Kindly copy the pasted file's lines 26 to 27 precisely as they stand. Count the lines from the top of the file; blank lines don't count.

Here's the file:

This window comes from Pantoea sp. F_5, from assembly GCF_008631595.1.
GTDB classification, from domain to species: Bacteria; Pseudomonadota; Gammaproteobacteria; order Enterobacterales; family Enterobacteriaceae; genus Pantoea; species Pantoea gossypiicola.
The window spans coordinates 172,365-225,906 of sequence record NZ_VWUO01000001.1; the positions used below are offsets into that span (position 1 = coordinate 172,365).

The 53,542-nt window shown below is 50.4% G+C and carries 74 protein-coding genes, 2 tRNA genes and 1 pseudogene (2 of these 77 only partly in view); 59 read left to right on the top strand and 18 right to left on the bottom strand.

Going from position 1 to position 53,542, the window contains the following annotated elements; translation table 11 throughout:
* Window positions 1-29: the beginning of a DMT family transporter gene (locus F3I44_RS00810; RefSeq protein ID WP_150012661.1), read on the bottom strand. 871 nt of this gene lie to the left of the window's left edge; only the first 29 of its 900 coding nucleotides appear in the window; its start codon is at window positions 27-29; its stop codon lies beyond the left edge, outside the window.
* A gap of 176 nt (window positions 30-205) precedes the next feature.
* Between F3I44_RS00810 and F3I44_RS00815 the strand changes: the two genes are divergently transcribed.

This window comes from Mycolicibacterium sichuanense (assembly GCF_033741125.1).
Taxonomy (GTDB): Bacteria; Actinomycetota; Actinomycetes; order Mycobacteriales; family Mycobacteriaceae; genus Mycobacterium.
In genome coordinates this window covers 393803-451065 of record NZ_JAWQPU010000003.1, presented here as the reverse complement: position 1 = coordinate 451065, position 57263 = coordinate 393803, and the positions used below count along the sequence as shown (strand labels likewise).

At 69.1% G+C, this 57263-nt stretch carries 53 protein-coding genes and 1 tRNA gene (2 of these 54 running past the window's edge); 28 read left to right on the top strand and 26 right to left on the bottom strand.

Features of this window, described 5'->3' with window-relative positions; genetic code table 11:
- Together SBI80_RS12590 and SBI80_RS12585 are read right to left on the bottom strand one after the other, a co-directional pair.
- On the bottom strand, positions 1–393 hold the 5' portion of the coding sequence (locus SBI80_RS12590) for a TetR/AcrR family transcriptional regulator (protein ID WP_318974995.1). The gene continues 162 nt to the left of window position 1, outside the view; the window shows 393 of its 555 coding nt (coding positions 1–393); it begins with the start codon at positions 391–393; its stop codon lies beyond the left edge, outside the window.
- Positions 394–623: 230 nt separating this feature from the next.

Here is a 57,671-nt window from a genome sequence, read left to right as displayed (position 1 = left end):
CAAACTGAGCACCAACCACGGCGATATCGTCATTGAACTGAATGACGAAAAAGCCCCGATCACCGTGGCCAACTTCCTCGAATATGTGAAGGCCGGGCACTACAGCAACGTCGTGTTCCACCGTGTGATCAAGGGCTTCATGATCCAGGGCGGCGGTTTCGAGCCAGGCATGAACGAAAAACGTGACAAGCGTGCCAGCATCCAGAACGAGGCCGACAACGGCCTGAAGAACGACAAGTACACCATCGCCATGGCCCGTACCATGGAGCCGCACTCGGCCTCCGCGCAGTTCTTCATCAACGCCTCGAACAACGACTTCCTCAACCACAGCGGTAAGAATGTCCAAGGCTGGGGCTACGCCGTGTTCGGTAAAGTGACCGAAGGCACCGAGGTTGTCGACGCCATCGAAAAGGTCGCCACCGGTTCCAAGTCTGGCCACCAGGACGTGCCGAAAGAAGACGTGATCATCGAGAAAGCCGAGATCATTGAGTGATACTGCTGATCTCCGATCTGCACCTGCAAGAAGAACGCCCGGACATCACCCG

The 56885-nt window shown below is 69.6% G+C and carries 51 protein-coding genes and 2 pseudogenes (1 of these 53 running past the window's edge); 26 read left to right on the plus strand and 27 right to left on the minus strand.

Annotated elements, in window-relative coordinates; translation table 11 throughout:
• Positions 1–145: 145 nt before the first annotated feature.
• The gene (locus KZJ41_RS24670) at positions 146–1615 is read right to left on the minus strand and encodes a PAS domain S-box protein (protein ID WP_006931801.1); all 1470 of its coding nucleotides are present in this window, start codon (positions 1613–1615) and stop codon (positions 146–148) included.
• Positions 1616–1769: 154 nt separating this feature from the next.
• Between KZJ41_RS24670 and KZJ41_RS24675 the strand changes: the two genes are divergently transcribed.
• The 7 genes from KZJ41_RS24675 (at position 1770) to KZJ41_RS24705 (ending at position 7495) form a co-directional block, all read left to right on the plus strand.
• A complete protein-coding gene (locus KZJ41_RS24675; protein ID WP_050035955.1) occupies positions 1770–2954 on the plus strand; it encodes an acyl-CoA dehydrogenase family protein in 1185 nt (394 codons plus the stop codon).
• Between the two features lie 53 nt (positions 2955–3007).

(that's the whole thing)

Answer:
• A complete protein-coding gene (locus KZJ41_RS24675; protein ID WP_050035955.1) occupies positions 1770–2954 on the plus strand; it encodes an acyl-CoA dehydrogenase family protein in 1185 nt (394 codons plus the stop codon).
• Between the two features lie 53 nt (positions 2955–3007).